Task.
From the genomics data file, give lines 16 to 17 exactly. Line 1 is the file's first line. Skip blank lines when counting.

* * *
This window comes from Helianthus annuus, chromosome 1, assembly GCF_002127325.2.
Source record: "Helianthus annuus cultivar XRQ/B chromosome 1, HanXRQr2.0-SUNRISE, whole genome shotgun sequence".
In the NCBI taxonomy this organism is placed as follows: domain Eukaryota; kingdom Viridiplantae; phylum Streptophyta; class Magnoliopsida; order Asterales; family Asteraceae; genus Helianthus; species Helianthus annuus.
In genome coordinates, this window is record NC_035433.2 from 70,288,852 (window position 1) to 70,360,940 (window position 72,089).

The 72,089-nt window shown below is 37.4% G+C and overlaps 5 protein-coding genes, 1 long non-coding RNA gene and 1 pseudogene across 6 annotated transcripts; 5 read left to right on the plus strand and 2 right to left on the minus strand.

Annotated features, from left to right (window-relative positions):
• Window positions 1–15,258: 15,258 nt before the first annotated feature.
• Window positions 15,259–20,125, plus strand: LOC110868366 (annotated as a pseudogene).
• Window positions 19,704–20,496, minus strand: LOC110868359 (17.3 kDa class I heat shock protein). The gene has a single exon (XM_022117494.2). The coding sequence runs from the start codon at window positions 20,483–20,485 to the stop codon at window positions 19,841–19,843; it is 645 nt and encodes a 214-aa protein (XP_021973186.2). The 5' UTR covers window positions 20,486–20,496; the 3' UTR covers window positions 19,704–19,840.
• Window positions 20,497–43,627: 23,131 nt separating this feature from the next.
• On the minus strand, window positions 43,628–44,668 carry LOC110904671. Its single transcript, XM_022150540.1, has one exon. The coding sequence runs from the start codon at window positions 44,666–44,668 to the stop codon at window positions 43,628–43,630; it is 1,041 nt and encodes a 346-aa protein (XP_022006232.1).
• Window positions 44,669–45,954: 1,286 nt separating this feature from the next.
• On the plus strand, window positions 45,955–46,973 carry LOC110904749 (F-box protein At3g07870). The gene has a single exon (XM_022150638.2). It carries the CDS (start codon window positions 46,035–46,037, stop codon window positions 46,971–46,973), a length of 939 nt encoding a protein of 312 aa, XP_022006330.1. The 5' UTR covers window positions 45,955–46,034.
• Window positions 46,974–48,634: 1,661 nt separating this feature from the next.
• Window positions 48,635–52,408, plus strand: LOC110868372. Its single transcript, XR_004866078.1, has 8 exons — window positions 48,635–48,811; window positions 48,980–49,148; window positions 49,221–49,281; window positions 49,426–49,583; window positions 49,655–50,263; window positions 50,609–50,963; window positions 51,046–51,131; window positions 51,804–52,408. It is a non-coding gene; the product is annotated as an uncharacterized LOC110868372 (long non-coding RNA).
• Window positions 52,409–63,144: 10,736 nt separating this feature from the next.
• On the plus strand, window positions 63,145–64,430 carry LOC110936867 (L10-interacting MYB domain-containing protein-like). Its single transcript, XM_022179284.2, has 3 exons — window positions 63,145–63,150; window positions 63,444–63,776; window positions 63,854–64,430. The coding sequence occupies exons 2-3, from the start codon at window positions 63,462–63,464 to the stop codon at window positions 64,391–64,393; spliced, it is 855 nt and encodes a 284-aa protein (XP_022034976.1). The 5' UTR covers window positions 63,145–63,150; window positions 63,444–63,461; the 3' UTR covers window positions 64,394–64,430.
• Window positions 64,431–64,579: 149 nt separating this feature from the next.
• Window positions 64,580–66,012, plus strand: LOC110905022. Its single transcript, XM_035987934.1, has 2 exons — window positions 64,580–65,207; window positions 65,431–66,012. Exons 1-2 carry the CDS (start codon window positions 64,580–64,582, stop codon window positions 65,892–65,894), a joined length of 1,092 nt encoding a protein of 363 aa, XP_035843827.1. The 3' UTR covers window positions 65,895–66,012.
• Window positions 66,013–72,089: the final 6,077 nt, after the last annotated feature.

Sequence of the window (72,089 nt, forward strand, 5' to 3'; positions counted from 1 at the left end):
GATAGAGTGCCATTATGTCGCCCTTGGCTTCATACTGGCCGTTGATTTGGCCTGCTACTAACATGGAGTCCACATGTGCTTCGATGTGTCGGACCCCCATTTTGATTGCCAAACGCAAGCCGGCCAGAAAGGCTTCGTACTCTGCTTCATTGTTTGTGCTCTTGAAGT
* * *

• Window positions 52,409–63,144: 10,736 nt separating this feature from the next.
• On the plus strand, window positions 63,145–64,430 carry LOC110936867 (L10-interacting MYB domain-containing protein-like). Its single transcript, XM_022179284.2, has 3 exons — window positions 63,145–63,150; window positions 63,444–63,776; window positions 63,854–64,430. The coding sequence occupies exons 2-3, from the start codon at window positions 63,462–63,464 to the stop codon at window positions 64,391–64,393; spliced, it is 855 nt and encodes a 284-aa protein (XP_022034976.1). The 5' UTR covers window positions 63,145–63,150; window positions 63,444–63,461; the 3' UTR covers window positions 64,394–64,430.